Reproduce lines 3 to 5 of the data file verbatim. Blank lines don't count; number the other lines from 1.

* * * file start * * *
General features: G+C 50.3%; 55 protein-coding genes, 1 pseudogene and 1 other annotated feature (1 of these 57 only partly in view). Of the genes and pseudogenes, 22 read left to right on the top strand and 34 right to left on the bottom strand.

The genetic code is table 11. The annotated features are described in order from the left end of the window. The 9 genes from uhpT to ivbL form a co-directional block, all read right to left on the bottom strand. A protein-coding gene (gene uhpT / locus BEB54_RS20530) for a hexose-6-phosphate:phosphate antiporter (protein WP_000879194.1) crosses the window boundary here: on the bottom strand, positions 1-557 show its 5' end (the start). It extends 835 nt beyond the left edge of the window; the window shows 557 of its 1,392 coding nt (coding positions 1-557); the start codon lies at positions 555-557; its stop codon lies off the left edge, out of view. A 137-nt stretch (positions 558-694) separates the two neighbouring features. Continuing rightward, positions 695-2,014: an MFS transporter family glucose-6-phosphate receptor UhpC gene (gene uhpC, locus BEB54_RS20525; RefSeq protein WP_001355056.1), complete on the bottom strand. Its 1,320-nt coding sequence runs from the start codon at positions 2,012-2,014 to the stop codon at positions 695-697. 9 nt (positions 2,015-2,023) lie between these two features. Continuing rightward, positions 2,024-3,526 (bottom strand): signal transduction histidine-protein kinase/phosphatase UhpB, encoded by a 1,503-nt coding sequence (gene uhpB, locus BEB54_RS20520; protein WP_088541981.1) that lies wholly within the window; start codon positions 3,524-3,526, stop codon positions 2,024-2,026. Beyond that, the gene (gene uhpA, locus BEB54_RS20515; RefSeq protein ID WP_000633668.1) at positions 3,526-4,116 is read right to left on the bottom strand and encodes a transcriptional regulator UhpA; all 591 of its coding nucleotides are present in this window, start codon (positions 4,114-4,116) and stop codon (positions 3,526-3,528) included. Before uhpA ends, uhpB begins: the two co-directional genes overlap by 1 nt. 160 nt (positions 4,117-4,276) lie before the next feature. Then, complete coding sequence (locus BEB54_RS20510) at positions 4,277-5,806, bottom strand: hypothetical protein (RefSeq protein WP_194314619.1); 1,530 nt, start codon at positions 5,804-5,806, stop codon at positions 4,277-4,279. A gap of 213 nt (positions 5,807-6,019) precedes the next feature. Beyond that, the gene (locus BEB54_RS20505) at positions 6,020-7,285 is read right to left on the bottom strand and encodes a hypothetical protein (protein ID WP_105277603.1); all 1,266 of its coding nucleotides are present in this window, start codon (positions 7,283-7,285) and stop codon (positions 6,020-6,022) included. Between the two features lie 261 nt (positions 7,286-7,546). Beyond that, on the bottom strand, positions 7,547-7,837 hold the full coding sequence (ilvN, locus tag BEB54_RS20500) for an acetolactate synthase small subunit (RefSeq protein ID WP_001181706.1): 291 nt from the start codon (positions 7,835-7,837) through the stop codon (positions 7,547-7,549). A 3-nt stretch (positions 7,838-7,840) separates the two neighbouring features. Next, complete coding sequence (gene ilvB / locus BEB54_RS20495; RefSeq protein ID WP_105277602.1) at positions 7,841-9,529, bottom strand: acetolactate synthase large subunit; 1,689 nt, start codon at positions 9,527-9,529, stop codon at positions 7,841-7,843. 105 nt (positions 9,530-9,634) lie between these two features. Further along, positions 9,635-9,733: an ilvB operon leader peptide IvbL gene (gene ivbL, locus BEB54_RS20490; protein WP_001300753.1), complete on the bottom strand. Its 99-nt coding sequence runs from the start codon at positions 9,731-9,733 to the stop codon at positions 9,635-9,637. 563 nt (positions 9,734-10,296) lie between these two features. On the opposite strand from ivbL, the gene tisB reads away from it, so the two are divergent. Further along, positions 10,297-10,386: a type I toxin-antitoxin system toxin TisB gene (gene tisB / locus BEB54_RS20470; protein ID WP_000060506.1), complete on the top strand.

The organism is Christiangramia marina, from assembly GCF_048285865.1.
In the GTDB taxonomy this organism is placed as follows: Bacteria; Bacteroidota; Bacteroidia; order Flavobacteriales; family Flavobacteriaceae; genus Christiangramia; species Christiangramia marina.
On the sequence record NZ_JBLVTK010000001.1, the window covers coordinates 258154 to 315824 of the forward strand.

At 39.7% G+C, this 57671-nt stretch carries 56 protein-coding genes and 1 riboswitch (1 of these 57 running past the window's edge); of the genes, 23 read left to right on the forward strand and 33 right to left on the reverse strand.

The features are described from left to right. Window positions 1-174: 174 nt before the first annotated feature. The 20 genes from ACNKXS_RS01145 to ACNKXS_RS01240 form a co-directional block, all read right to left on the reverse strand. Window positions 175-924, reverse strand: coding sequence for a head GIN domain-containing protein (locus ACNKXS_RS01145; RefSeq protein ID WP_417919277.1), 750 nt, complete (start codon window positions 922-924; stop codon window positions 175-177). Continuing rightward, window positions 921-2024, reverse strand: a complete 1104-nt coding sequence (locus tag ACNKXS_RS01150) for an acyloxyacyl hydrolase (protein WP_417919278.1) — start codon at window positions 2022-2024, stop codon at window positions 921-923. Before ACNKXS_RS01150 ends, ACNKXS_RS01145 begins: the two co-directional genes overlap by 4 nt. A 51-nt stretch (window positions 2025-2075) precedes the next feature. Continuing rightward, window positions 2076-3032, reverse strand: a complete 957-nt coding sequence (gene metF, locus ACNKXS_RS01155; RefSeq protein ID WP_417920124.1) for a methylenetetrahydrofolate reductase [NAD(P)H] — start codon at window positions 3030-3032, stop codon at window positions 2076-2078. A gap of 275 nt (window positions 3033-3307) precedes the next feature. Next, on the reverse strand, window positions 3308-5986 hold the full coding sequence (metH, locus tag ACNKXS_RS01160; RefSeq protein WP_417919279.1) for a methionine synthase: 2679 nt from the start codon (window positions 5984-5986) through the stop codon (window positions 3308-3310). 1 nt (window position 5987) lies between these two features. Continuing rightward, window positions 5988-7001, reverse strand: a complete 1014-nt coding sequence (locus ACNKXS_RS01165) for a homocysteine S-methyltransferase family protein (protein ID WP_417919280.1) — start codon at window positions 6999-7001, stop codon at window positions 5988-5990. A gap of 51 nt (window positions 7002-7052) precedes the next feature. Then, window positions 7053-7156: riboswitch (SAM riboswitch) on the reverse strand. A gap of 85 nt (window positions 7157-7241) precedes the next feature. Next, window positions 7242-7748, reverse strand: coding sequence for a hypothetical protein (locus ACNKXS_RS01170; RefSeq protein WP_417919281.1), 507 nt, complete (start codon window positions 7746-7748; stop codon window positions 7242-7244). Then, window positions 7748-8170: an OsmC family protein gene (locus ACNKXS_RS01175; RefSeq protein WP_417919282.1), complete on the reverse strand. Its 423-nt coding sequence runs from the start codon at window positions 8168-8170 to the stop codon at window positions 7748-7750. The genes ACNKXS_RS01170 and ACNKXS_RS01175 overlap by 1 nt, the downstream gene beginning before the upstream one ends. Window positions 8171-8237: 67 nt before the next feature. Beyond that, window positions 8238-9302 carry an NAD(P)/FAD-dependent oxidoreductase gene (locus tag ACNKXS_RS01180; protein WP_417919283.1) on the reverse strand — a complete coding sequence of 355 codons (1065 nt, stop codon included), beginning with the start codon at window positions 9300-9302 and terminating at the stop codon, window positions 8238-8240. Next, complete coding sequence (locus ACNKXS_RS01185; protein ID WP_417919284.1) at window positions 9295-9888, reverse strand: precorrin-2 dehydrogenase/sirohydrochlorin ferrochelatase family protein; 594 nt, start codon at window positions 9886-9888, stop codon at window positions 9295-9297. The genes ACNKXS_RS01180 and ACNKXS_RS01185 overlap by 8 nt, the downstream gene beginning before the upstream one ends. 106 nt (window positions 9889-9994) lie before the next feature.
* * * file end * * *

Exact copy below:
The organism is Christiangramia marina, from assembly GCF_048285865.1.
In the GTDB taxonomy this organism is placed as follows: Bacteria; Bacteroidota; Bacteroidia; order Flavobacteriales; family Flavobacteriaceae; genus Christiangramia; species Christiangramia marina.
On the sequence record NZ_JBLVTK010000001.1, the window covers coordinates 258154 to 315824 of the forward strand.